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Keep foundation meetings open

March 02, 2003

When the Costa Mesa City Council discusses a project, the public may

attend that meeting. When the council discusses an employee's

performance, the meeting is closed to the public. These concepts are

simple, really.

Does it get any less simple when a council-appointed committee

meets to discuss how to distribute $2 million in public money? No.

The public should still be able to attend the meeting. After all,

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it's the public's money, and it's a public committee.

It's so simple, yet two foundations that the City Council created

two weeks ago do not have to abide by the same open-meeting laws that

the council must adhere to.

That law, the state's Brown Act, requires that the public be

allowed to attend meetings of public decision-making bodies. The only

exceptions that would leave the public out of the meetings are lack

of a quorum and discussions of pending litigation and personnel

issues. Those talks are private.

The City Council created two foundations that will decide how to

distribute $2 million in Home Ranch Development Agreement funding to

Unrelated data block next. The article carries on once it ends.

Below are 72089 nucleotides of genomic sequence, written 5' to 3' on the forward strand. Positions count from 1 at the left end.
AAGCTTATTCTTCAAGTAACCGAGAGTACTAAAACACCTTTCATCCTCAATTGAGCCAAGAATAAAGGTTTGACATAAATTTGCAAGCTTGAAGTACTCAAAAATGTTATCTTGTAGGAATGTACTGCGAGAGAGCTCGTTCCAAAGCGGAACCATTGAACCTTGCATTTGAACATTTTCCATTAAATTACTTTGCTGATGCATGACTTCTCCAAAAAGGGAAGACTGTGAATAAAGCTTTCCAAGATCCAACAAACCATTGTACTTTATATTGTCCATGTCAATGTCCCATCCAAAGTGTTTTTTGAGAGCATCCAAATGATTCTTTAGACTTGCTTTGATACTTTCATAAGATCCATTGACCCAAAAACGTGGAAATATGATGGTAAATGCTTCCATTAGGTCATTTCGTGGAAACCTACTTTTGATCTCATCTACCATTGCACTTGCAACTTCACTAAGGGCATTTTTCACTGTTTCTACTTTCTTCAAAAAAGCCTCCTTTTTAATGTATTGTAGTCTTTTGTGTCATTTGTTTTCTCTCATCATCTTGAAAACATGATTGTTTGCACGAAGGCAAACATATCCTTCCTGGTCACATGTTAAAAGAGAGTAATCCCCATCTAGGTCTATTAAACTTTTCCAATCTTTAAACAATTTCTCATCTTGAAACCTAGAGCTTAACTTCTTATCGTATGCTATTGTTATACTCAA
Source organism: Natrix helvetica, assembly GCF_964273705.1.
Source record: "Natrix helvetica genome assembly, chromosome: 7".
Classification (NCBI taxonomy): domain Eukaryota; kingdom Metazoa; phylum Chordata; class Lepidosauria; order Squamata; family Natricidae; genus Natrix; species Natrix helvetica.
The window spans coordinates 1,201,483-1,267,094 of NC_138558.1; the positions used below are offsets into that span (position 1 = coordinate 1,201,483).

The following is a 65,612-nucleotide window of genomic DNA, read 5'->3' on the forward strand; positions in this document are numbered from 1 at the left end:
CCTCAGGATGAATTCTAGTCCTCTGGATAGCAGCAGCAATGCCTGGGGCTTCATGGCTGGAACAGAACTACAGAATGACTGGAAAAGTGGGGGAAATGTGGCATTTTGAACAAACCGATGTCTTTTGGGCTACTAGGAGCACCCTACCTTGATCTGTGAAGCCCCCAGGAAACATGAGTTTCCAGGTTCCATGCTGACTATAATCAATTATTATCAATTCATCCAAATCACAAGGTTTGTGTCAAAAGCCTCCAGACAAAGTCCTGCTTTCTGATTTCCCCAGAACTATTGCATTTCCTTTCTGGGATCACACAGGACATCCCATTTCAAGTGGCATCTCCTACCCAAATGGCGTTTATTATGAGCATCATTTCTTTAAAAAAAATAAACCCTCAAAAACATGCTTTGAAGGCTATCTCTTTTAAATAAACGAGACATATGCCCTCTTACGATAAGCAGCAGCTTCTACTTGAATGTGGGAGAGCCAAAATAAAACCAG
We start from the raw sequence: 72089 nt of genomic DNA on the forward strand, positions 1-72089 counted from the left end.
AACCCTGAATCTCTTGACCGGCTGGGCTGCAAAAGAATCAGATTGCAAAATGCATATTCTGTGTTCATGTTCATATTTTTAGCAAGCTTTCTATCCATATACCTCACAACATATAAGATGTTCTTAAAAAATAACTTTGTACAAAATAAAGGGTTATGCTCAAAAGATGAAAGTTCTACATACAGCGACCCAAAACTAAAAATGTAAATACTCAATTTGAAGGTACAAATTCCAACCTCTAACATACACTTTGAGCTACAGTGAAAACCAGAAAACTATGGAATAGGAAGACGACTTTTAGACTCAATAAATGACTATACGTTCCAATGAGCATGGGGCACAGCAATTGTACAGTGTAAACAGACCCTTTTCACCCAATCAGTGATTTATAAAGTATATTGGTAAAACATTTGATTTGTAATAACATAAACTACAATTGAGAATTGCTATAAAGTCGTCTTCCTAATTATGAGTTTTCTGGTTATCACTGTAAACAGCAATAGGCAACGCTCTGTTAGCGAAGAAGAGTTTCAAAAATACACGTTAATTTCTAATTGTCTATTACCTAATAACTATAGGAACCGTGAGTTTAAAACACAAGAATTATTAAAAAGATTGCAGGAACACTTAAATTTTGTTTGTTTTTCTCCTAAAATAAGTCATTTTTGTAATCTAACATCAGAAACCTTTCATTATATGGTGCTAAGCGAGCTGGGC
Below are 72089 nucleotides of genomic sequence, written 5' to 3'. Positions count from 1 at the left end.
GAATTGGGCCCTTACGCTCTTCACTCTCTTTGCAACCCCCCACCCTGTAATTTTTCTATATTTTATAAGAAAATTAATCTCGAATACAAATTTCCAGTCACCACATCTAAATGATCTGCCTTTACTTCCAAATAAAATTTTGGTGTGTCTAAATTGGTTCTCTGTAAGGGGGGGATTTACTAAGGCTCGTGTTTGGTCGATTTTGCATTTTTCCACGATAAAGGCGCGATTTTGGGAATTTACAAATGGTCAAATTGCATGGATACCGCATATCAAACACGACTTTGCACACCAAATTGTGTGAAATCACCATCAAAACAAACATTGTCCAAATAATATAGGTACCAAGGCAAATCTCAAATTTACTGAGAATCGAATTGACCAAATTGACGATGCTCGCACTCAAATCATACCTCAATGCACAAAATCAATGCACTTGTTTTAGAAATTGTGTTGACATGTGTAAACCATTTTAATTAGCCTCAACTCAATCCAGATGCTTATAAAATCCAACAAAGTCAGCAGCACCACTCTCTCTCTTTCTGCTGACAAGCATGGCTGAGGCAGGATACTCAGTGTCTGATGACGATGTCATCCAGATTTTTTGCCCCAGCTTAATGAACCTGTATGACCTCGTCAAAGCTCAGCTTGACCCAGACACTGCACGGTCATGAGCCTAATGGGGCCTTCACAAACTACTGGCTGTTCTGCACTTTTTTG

three Costa Mesa schools -- Costa Mesa and Estancia High and TeWinkle

Middle schools. But even though the funds belong to the public and

will be used for the public's benefit, the foundations do not have to

abide by the Brown Act.

Mayor Karen Robinson, a lawyer for the Cal State University

System, urged her council colleagues to apply the Brown Act to the

foundations, but ended up losing that argument.

As she said then, "It's a matter of law, not a matter of trust."

It's also a matter of perception. Sure, meetings may be open to

the public, but at the same time, it's not necessarily illegal now

for the foundations to meet privately.

It would behoove the City Council and the foundations to ensure

the public that the use of its money is open to public discussion. So

keep these meetings open to the public and make it extremely clear to

the public why some meetings have to be held privately.

The public deserves an open government. After all, it's the

public's money.

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